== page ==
The dollar held shy of two-week lows against its rivals on Wednesday, with high-yielding currencies leading gainers as investors bet on central bank easing to remain even as partial lifting of coronavirus lockdowns grew.
Against a basket of its rivals, the greenback edged down 0.2% to 99.73 in late morning London trade, above a two-week low of 99.43 hit in the previous session.
Currency markets were largely in wait-and-watch mode with limited moves before the outcome of a U.S. Federal Reserve meeting later in the day, where policymakers are seen keeping their promise to do whatever it takes to support the world’s largest economy.
Before that, the U.S. quarterly GDP numbers will be released at 1230 GMT, with consensus forecasts for a contraction of around 4%. Analysts are already focusing on the extent of recovery in coming months with a Reuters poll expecting the U.s. economy to expand 3.8% in 2021.
The dollar has weakened more than 3.5% after scaling a more than three-year peak of 102.99 in late March as global central banks launched massive stimulus measures to protect economies from the novel coronavirus pandemic.
“Policy response from the Fed has been very aggressive,” said Lee Hardman, currency analyst at MUFG. He expects the Fed to continue to keep the money taps on to reduce the risk in financial markets.
The unprecedented response by central banks has calmed nerves in forex markets with the Deutsche Bank index of currency volatility sharply retreating from its highs in March.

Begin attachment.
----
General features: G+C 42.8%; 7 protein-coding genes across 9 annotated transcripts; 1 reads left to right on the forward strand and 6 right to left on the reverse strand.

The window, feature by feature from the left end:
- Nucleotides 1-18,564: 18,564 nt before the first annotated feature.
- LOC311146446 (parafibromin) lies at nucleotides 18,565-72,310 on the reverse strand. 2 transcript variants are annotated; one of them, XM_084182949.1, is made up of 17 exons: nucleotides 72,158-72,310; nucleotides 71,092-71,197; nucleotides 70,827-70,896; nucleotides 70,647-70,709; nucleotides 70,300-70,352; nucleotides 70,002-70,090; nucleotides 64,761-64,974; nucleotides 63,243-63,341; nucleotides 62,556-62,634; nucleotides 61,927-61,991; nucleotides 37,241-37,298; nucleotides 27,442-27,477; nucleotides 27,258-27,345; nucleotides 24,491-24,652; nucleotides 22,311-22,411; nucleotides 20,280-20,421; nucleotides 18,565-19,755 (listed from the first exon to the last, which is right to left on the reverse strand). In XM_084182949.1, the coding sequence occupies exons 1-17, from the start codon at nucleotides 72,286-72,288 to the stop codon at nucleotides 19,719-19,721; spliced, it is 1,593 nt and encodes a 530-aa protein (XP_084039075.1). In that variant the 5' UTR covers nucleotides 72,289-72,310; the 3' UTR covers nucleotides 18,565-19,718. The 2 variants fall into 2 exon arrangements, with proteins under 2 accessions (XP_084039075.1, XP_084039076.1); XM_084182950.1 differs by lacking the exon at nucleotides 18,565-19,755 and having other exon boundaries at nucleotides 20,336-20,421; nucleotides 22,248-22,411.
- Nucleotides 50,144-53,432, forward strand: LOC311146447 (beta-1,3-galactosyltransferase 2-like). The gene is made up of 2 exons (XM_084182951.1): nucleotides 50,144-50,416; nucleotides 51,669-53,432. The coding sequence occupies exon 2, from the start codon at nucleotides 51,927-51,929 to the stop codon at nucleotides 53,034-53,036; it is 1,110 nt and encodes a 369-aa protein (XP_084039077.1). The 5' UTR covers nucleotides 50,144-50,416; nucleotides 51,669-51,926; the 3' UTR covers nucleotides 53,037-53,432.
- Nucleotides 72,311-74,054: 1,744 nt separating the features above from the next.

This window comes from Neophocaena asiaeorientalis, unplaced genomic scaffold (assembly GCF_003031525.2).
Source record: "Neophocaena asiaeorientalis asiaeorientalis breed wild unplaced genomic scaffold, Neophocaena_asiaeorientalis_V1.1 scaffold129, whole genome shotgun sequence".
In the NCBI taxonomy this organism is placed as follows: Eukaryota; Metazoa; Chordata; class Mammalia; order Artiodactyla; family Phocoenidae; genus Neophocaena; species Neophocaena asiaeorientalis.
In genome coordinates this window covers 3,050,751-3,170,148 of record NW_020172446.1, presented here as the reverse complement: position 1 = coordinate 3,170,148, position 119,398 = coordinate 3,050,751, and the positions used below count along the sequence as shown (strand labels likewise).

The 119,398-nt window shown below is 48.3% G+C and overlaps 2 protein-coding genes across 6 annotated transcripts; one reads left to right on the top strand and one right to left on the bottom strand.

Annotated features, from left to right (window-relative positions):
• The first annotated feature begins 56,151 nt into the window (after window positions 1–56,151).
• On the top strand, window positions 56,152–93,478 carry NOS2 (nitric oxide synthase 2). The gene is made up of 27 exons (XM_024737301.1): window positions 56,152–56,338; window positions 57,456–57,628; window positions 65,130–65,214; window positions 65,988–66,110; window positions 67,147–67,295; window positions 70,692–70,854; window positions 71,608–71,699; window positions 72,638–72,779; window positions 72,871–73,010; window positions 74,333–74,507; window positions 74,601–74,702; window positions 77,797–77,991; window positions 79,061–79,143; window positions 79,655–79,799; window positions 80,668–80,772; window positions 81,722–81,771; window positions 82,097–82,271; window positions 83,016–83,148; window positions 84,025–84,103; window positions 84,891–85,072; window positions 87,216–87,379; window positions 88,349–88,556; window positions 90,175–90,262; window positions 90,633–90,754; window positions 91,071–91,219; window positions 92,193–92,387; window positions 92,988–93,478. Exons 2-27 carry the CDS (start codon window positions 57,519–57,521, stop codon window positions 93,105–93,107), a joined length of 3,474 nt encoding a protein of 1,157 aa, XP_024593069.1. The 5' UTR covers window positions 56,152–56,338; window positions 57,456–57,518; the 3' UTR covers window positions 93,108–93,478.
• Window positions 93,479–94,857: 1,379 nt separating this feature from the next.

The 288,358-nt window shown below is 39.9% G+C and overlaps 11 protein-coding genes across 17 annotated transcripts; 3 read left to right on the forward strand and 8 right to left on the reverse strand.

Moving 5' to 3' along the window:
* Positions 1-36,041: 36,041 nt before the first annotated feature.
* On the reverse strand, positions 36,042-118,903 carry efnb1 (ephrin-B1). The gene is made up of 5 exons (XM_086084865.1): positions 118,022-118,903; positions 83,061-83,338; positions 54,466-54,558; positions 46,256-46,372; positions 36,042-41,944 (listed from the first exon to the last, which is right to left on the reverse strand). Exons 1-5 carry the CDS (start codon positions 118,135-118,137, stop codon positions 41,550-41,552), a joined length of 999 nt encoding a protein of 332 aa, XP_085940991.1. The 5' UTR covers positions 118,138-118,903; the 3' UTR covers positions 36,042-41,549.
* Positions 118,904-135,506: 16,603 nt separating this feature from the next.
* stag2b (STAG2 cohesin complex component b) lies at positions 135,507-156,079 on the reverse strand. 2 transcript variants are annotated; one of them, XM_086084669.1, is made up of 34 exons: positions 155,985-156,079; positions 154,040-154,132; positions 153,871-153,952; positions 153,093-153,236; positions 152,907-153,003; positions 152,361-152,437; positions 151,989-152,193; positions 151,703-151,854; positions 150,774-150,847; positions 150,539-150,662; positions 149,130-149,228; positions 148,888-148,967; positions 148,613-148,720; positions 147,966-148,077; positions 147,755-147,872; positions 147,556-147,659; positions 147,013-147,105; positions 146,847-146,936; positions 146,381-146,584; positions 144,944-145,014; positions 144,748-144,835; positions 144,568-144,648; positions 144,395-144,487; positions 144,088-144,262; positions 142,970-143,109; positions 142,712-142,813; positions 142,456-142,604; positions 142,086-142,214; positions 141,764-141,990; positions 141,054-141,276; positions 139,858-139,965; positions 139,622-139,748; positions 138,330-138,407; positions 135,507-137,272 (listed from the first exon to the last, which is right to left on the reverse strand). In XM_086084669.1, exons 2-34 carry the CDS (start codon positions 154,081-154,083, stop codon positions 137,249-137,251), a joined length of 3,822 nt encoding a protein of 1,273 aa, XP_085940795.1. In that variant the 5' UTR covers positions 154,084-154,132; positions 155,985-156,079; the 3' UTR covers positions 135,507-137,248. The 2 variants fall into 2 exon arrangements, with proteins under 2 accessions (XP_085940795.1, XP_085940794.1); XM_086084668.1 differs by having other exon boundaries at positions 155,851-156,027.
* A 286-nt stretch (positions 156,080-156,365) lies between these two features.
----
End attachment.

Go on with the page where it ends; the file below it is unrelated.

“Investors are also encouraged by the plans of easing lockdown measures in France and Spain and other European countries and it does look like we will see a pick up in activity towards the end of the second quarter,” Hardman said.
The euro climbed 0.3% to $1.08545 before a European Central Bank meeting on Thursday.
The currency was hardly hit by Fitch’s downgrade of Italy’s sovereign rating to one notch above junk as investors took comfort from some economies in the bloc re-opening.
U.S. stock futures meanwhile rose 0.7% while European bourses were mixed.
“The weakening of the dollar and the strengthening of the commodity-linked currencies suggest that risk appetite may have remained supported for another day,” said Charalambos Pissouros, a senior market analyst at JFD Group.
The Australian dollar led gains against the greenback with the currency up 0.4% at $0.65200.